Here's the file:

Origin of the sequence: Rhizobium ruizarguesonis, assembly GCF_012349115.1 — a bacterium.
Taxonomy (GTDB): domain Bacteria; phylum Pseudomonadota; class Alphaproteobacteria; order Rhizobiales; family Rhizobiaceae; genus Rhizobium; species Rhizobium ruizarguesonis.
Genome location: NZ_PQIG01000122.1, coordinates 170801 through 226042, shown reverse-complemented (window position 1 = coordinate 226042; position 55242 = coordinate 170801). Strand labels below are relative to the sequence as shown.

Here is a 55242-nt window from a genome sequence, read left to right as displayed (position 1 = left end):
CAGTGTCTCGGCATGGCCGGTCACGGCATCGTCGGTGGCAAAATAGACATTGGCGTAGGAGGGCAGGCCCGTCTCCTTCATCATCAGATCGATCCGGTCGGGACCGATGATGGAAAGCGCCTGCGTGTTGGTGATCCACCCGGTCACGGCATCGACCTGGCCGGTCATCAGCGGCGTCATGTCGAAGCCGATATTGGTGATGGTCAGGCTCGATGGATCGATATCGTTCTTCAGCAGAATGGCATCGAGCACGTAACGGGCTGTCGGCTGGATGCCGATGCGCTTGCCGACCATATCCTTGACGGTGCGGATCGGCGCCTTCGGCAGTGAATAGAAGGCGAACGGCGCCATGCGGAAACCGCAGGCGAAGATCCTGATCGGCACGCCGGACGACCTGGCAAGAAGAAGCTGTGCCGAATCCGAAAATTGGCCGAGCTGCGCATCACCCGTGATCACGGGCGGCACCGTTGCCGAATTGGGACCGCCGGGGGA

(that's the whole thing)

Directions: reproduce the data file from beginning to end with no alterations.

Origin of the sequence: Rhizobium ruizarguesonis, assembly GCF_012349115.1 — a bacterium.
Taxonomy (GTDB): domain Bacteria; phylum Pseudomonadota; class Alphaproteobacteria; order Rhizobiales; family Rhizobiaceae; genus Rhizobium; species Rhizobium ruizarguesonis.
Genome location: NZ_PQIG01000122.1, coordinates 170801 through 226042, shown reverse-complemented (window position 1 = coordinate 226042; position 55242 = coordinate 170801). Strand labels below are relative to the sequence as shown.

Here is a 55242-nt window from a genome sequence, read left to right as displayed (position 1 = left end):
CAGTGTCTCGGCATGGCCGGTCACGGCATCGTCGGTGGCAAAATAGACATTGGCGTAGGAGGGCAGGCCCGTCTCCTTCATCATCAGATCGATCCGGTCGGGACCGATGATGGAAAGCGCCTGCGTGTTGGTGATCCACCCGGTCACGGCATCGACCTGGCCGGTCATCAGCGGCGTCATGTCGAAGCCGATATTGGTGATGGTCAGGCTCGATGGATCGATATCGTTCTTCAGCAGAATGGCATCGAGCACGTAACGGGCTGTCGGCTGGATGCCGATGCGCTTGCCGACCATATCCTTGACGGTGCGGATCGGCGCCTTCGGCAGTGAATAGAAGGCGAACGGCGCCATGCGGAAACCGCAGGCGAAGATCCTGATCGGCACGCCGGACGACCTGGCAAGAAGAAGCTGTGCCGAATCCGAAAATTGGCCGAGCTGCGCATCACCCGTGATCACGGGCGGCACCGTTGCCGAATTGGGACCGCCGGGGGA